Role of Boron in Tomato Production

Boron is involved in the production of nucleic acid and plant hormones, the movement of plant sugars, and in carbohydrate metabolism and translocation.

Boron effect at growth stages

Stage Boron effect
Establishment Ensure good shoot growth
Vegetative Growth Ensure growth is not limiting
Flowering - Fruit Set Maximize flower set, development and fruiting
Fruit Ripening - Maturity Ensure even ripening
See more on Tomato Growth Stages.

General guidelines for Boron application

Boron deficiency prevents root growth and disrupts cell membranes, which has a direct effect on plant’s uptake mechanism. On the other hand, excess boron can block the transportation of calcium, so it is important that accurate application rates are adhered to. Boron accumulates in the leaf margins, turning them black. Root death occurs where levels are particularly high. Soils with high levels of boron can be ameliorated by leaching.

Boron deficiencies in Tomato

In cases of severe deficiency, the growing points of the main shoot and laterals die and the crop is lost. The younger leaves remain small, are curled inwards and become deformed. They have chlorotic spots between the veins, which are yellow to orange – a most striking feature – and the veins themselves can become yellow or purple. The older leaves appear yellowish green. The petioles are brittle and break off suddenly, leading to lower yield. Roots are short, with thickened, necrotic tips. Fruit becomes unmarketable because of their cracked or corky lesions that may resemble wind rub. Fruits may also show an ‘internal browning’ or blotching.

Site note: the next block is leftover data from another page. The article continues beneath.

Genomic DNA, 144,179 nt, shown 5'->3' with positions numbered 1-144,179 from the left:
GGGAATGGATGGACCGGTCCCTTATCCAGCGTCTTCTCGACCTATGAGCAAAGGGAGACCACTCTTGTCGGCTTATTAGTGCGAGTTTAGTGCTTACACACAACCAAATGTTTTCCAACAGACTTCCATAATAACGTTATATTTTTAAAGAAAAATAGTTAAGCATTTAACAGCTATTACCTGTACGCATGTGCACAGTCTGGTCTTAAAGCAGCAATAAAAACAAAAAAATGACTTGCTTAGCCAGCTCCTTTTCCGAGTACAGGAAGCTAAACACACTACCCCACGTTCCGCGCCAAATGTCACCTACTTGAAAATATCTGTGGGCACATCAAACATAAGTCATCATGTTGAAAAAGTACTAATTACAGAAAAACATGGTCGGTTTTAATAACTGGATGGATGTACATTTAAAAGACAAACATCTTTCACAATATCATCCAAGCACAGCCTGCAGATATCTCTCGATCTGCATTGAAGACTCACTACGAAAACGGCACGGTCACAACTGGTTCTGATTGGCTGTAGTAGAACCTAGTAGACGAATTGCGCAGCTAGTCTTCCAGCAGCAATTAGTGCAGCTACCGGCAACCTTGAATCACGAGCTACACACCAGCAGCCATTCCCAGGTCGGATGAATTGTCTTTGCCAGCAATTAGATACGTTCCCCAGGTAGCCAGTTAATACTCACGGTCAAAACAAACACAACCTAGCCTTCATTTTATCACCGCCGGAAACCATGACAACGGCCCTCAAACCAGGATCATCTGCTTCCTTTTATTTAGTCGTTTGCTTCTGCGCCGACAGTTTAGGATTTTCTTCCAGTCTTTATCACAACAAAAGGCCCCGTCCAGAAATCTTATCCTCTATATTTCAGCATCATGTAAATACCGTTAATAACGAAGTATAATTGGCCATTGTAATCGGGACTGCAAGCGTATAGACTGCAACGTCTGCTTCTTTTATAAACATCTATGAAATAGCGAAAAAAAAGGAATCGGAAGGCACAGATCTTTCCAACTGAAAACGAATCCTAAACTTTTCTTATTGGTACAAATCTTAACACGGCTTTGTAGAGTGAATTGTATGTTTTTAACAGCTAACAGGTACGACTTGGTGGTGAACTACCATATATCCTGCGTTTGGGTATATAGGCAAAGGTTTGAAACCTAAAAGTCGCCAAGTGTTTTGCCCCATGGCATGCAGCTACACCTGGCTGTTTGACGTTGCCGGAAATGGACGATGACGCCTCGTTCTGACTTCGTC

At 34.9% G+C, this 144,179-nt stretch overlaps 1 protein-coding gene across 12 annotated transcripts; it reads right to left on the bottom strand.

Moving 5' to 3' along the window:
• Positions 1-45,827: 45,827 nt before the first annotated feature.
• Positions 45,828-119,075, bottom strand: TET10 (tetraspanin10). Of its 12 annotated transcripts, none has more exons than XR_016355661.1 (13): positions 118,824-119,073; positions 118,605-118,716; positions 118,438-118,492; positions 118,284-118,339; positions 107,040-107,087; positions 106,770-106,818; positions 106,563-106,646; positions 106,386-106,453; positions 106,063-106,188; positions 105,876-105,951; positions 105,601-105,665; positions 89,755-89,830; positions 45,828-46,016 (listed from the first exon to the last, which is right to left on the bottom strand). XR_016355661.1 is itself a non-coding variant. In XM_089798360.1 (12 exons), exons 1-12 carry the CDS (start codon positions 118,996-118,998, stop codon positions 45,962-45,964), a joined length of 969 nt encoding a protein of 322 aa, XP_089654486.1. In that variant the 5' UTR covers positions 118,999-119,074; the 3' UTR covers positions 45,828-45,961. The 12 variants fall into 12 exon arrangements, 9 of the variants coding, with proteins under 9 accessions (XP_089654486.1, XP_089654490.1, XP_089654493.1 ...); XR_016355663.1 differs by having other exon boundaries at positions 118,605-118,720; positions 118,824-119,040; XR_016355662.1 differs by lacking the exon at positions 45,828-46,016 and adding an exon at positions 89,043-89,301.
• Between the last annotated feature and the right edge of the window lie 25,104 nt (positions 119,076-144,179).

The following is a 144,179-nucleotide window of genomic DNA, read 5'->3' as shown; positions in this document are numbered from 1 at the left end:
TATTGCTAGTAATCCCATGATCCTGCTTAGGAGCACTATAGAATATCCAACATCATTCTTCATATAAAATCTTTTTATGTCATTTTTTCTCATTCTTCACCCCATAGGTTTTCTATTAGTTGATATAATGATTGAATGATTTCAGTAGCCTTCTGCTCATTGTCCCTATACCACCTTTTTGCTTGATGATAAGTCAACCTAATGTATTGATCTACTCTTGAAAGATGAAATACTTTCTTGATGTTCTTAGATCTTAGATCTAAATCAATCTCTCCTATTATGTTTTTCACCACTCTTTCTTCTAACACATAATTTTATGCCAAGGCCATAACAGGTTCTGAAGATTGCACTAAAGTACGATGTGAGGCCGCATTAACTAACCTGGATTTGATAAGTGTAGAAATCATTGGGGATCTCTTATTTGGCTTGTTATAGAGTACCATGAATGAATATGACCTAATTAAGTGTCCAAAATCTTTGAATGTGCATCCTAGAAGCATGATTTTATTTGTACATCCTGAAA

See more about boron and other nutrients deficiencies in tomatoes on Tomato Crop Nutrition.